Nicholas Warndorf,Unconventional Warfare in the Ottoman Empire: The Armenian Revolt and the Turkish Counterinsurgency
Unconventional Warfare in the Ottoman Empire: The Armenian Revolt and the Turkish Counterinsurgency, Offenbach am Main: ManzaraVerlag, 2017, 159 pp., ISBN: 978-3-93979-575-9. Armenians in the Ottoman Empire in general and the Armenian revolutionary activities in particular have been the subject of heated discussions among the historians of the Ottoman Empire. Historians have also devoted numerous efforts to unfold the real causes of the Armenian rebellions that had intensified after the 1890s.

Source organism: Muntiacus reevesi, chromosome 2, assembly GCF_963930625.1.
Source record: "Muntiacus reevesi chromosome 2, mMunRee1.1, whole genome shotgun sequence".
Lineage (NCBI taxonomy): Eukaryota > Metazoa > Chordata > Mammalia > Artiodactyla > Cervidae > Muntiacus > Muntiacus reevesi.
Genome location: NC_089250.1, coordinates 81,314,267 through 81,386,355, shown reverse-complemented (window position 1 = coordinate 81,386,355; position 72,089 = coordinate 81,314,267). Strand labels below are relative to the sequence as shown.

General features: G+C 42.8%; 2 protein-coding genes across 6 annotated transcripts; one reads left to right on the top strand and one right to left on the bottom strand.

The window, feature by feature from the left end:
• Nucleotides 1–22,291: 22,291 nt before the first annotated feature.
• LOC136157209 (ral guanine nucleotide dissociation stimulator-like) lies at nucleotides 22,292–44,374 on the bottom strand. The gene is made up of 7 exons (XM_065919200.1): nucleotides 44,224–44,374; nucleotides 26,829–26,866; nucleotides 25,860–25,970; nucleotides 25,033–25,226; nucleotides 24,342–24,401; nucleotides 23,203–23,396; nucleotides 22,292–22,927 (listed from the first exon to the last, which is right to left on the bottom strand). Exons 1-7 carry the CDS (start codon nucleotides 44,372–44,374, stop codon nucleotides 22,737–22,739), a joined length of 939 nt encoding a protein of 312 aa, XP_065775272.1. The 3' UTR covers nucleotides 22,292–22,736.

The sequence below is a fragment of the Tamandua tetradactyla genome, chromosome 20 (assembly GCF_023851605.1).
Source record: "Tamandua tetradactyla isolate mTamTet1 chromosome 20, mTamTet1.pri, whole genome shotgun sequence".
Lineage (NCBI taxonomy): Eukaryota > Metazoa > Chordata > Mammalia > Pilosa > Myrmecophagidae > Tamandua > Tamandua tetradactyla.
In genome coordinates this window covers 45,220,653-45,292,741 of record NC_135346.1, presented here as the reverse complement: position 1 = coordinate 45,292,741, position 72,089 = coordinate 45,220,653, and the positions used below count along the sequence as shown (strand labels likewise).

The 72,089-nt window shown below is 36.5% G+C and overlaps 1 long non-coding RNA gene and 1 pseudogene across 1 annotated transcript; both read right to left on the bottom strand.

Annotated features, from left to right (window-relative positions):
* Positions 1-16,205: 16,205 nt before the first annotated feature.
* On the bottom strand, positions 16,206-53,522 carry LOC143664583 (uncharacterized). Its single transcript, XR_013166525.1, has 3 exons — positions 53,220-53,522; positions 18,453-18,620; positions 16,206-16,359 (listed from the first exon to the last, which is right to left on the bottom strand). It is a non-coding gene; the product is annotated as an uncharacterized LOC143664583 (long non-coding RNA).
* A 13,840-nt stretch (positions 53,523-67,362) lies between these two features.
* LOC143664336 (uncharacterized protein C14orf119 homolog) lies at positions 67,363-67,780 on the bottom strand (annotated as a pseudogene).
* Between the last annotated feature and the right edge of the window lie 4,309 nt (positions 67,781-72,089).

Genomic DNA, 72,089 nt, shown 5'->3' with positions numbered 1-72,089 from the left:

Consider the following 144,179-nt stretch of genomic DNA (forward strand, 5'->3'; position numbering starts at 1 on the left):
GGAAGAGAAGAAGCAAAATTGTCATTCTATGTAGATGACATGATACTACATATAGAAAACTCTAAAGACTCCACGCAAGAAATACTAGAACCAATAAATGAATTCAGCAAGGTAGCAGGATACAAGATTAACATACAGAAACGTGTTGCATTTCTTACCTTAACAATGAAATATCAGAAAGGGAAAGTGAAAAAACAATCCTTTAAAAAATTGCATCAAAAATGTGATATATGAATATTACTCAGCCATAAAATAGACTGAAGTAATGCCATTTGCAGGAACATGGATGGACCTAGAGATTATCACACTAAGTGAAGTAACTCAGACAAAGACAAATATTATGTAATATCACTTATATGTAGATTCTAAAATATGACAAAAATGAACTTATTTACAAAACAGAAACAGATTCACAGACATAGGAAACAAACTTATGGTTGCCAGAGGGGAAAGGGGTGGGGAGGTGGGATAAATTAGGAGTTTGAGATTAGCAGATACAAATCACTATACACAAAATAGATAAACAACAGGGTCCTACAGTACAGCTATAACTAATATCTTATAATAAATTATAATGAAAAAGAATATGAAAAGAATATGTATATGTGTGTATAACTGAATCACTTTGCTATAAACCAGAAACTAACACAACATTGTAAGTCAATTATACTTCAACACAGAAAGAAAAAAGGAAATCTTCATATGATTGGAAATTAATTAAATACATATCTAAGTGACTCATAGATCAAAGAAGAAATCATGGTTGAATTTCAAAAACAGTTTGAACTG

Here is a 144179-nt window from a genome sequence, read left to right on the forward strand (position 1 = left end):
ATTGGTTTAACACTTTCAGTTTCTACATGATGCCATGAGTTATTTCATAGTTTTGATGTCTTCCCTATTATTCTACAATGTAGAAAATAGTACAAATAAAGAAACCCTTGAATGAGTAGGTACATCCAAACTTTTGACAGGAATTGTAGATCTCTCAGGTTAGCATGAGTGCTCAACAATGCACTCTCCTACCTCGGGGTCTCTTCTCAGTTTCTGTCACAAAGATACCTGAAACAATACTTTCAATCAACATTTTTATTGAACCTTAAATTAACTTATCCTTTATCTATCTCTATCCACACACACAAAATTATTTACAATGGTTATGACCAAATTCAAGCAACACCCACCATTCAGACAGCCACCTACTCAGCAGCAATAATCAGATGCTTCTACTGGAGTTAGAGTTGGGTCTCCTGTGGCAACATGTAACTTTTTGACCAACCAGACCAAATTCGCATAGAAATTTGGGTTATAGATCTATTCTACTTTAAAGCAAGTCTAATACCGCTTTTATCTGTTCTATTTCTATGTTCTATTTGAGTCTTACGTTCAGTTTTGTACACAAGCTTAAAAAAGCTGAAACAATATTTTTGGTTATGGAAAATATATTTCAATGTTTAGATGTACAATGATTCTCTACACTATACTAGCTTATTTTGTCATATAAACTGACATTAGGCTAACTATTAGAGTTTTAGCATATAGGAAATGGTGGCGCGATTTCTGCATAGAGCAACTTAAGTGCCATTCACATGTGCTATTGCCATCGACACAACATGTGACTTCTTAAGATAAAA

... d after the 1890s. It is clear from all accounts that the Ottoman military did not have an easy time while putting down these rebellions. As a matter of fact, Armenian revolutionaries were able to defeat Ottoman forces during the Van revolt of May 1915, capture the city and hand it over to the invading Russian army. Nevertheless, a strong focus has been put by the historians of the Ottoman Empire on the methods of suppressing the Armenian uprisings. Evaluating the events in line with the Armenian official thesis, historians have since accused the Ottoman military of massacring thousands of Armenians without taking into account whether they were actively supporting the rebels. The casualty rate among the civilians has been particularly exaggerated to attract the attention of the western community to the Armenian cause then and now. Due to lack of statistics, we will probably never know the exact death toll during the Armenian rebellions between 1863 and 1914. Thus, in my opinion, any attempt to put out a more acceptable figure by opposing academic positions will be in vain. However, in his book, Nicholas Warndorf have done something extraordinary and saved his expertise from falling into a black hole in the study of the Armenian Question. Instead of arguing how many and why so many casualties occurred during the suppression of these revolts, he focussed on how the Ottoman military reacted to the insurgency and whether their counterinsurgency methods were unique. The book gives a kind of state of the art answer to this question and argues that counterinsurgency methods applied by the Ottoman military during the events of 1915 were not of their own invention, but actually derived from western military tactics prior to World War I. In short, the author claims that the Ottomans had learned and adopted, not invented relocation, or tehcir in Ottoman parlance (21).